With the COVID pandemic continuing into the third year, in this week’s Research Bridge, let’s take a look at SciSight, a system for exploratory search for current COVID-19 literature corpus.
The COVID-19 Open Research Dataset (CORD-19) is a free resource of tens of thousands of scholarly articles about COVID-19, SARS-CoV-2, and related coronaviruses for use by the global research community. The dataset was created by the Allen Institute for AI in partnership with other research groups such as the National Institutes of Health (NIH), and has been fully incorporated into Semantic Scholar.
The first release (March 2020) of CORD-19 corpus contained 28,000 publications, and as of Feb 2022, this had increased to 280,000. To boost discovery over this corpus, SciSight is designed for exploratory search of the COVID-19 to find out what groups are working on what directions, see how biomedical concepts interact and evolve over time, and discover new connections.
Let’s highlight SciSight’s distinct functions with some examples:
Network of Science
Explore the progress being made against COVID-19, with a visualization of research groups, salient authors, topics, and their ties.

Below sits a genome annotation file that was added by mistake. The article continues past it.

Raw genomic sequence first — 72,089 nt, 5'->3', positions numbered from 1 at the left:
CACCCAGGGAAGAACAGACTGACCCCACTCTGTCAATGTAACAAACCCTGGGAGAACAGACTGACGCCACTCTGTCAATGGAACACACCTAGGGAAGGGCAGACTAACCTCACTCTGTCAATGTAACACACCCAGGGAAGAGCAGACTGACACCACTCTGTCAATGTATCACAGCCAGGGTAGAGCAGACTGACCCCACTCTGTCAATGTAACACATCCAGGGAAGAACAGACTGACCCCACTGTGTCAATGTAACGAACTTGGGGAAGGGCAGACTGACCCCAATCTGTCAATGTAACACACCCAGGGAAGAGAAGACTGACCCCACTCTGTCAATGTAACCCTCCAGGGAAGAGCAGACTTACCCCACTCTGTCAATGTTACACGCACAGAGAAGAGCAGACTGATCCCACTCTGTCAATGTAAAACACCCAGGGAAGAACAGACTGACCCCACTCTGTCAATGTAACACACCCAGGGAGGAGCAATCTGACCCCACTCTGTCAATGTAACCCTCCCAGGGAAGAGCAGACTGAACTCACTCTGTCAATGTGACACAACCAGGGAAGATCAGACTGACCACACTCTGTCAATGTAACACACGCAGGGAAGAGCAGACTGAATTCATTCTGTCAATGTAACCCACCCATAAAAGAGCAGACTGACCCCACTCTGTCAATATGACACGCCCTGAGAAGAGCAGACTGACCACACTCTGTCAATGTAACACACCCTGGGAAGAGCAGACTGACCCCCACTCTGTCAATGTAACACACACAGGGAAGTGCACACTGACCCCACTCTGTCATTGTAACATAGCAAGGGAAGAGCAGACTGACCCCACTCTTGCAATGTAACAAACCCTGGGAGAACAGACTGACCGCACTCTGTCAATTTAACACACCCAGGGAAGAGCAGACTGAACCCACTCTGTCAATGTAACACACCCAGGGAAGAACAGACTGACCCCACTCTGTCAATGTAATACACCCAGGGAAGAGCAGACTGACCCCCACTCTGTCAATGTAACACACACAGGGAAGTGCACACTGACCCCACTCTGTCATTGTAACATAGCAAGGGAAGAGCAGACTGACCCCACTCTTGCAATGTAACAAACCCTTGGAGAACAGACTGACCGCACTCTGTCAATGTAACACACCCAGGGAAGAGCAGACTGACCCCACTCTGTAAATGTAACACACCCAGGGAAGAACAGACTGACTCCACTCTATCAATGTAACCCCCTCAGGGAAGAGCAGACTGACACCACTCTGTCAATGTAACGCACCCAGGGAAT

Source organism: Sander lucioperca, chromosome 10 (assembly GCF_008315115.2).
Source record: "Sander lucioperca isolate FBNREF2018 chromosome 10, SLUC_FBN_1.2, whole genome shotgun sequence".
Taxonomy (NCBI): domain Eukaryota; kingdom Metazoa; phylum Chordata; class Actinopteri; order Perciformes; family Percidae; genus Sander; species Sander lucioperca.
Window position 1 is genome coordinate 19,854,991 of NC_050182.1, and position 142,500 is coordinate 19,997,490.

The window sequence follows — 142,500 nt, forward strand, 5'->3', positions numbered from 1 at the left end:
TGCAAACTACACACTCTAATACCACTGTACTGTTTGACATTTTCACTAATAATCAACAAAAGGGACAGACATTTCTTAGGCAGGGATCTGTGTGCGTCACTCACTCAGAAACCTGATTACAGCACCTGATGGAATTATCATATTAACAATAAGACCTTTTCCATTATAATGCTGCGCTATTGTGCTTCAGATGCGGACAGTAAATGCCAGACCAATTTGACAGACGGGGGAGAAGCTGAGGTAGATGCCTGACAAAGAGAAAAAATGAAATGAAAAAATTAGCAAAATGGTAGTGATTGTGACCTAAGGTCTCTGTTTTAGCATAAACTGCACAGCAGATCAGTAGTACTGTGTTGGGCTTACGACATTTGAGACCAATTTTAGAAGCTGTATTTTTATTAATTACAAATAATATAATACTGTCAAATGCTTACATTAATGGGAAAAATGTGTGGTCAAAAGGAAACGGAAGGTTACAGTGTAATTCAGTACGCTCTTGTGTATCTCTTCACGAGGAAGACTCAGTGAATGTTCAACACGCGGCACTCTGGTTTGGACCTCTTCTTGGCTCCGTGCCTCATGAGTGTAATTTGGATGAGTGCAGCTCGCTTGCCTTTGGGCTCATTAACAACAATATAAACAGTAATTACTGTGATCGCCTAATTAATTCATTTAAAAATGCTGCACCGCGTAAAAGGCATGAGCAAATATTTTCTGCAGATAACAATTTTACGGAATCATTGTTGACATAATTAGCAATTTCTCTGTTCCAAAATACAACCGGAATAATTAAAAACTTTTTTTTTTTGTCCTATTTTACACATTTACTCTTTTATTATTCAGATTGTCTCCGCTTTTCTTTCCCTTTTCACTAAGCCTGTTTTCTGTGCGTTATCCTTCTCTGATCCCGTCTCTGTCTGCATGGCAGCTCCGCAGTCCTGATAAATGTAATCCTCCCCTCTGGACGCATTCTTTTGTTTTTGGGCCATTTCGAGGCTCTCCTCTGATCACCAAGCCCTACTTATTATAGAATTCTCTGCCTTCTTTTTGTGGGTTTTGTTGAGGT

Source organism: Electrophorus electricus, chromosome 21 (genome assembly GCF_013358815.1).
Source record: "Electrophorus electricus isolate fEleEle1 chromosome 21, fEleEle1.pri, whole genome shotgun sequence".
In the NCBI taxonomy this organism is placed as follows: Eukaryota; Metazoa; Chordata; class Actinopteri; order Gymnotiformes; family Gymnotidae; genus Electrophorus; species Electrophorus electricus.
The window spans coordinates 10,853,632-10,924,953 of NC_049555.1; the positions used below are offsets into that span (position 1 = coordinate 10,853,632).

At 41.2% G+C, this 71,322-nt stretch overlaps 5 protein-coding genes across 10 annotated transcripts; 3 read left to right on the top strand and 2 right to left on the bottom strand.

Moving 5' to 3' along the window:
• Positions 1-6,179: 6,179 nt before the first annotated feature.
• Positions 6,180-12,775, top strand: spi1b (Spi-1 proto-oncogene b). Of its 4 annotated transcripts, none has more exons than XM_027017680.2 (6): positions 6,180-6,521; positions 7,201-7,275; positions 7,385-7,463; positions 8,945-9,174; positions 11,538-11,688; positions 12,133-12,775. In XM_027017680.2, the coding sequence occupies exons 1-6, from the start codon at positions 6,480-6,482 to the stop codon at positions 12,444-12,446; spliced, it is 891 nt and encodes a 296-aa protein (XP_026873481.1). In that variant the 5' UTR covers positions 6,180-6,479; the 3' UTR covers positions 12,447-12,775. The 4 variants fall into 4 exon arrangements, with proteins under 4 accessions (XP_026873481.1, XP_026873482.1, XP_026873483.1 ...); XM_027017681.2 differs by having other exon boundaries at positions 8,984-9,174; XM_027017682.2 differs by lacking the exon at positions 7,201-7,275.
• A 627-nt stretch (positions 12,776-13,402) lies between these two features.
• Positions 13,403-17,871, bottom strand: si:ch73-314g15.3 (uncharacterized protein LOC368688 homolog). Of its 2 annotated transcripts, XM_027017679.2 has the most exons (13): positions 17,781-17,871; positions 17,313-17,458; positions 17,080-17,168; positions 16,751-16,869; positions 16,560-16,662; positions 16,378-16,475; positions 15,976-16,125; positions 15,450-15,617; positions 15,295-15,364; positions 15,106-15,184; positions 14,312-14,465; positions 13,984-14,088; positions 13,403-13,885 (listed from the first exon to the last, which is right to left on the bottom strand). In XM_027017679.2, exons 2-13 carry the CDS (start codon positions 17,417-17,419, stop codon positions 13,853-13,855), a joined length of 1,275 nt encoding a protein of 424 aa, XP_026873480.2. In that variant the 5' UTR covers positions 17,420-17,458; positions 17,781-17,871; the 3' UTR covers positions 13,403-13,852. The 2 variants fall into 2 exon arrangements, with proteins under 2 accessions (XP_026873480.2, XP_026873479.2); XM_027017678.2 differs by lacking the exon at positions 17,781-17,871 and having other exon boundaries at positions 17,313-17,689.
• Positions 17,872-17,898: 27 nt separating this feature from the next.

Figure 1. Visualizing the network of groups working on COVID-19 vaccination.
Exploratory Paper Search
See how authors and topics interact over time with this exploratory faceted search tool.
Figure 2. Faceted search to display papers that discuss using remdesivir as intervention for viral load outcome study.
Search for a term to display corpus-wide associations between biomedical entities, such as drugs and conditions.
Figure 3. Visualizing the network of top proteins/genes/cells associated with “E protein” in the corpus.
The COVID-19 Open Research Dataset (CORD-19) is a growing resource of many COVID-19 text mining and discovery research projects. The dataset is updated weekly and can be downloaded. You may read this conference proceeding to gain an in-depth description of the CORD-19 dataset and what it contains.
– By Jennifer Gu, Library
Hits: 226Go Back to page Top
published February 8, 2022